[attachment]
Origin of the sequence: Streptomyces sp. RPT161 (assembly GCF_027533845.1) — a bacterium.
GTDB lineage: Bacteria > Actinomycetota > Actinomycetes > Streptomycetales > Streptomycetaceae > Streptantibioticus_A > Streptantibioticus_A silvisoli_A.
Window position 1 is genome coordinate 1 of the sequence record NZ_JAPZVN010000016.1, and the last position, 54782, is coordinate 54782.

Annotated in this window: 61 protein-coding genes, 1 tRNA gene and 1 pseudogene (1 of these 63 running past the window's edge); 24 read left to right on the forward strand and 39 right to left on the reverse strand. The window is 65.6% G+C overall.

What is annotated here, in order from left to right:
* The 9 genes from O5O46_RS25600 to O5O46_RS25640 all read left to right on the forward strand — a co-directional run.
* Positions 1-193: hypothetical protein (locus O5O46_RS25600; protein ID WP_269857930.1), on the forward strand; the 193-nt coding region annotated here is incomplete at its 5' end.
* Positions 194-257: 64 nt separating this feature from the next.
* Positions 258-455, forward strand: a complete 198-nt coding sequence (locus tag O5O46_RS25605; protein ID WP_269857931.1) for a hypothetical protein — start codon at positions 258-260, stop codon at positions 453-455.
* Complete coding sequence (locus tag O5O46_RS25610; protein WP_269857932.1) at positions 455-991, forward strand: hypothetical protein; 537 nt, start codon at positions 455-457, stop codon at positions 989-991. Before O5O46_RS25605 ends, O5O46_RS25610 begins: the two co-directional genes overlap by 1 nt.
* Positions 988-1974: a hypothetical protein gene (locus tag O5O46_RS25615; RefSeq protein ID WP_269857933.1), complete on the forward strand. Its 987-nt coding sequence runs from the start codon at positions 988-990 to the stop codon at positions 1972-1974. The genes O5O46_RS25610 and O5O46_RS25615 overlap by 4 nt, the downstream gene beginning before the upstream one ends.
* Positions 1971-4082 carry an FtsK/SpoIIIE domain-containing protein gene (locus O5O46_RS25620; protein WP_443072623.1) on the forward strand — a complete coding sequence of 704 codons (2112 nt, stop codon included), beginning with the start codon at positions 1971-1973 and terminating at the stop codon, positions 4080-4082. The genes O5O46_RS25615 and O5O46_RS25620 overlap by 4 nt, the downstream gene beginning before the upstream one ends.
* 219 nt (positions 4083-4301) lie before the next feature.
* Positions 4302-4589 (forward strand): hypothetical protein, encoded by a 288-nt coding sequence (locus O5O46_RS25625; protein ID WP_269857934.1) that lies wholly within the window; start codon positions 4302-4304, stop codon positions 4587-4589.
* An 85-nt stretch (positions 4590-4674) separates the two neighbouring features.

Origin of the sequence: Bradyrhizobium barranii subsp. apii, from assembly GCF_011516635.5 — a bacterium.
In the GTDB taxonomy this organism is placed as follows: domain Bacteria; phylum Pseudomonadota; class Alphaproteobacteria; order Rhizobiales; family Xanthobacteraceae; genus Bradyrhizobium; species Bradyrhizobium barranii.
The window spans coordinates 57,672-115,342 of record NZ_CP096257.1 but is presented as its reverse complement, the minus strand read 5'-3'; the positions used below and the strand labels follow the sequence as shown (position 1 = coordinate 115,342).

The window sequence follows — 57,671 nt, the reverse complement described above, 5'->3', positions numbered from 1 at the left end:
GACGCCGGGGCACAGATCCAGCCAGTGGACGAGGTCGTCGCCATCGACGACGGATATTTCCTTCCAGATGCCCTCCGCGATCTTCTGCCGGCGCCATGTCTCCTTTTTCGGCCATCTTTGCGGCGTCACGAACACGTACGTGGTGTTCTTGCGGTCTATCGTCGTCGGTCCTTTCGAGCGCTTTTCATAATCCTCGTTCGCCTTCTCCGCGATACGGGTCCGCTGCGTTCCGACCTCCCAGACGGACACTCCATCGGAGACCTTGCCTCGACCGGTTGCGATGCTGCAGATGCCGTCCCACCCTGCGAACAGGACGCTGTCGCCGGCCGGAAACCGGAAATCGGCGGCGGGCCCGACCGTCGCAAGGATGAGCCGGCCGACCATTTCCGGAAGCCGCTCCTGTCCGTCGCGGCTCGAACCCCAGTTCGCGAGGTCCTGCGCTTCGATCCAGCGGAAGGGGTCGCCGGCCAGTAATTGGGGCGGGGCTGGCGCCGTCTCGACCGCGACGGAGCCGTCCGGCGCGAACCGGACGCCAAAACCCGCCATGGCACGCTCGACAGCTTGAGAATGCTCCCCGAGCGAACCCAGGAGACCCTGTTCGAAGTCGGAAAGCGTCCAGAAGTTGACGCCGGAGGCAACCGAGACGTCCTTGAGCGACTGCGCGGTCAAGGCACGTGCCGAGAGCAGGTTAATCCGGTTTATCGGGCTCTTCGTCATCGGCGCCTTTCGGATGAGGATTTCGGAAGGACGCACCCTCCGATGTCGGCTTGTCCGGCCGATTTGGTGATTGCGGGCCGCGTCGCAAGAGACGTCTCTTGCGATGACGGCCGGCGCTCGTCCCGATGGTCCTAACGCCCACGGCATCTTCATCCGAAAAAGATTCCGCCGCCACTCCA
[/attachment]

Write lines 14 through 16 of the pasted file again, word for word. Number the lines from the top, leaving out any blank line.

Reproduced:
* Positions 4302-4589 (forward strand): hypothetical protein, encoded by a 288-nt coding sequence (locus O5O46_RS25625; protein ID WP_269857934.1) that lies wholly within the window; start codon positions 4302-4304, stop codon positions 4587-4589.
* An 85-nt stretch (positions 4590-4674) separates the two neighbouring features.

Origin of the sequence: Bradyrhizobium barranii subsp. apii, from assembly GCF_011516635.5 — a bacterium.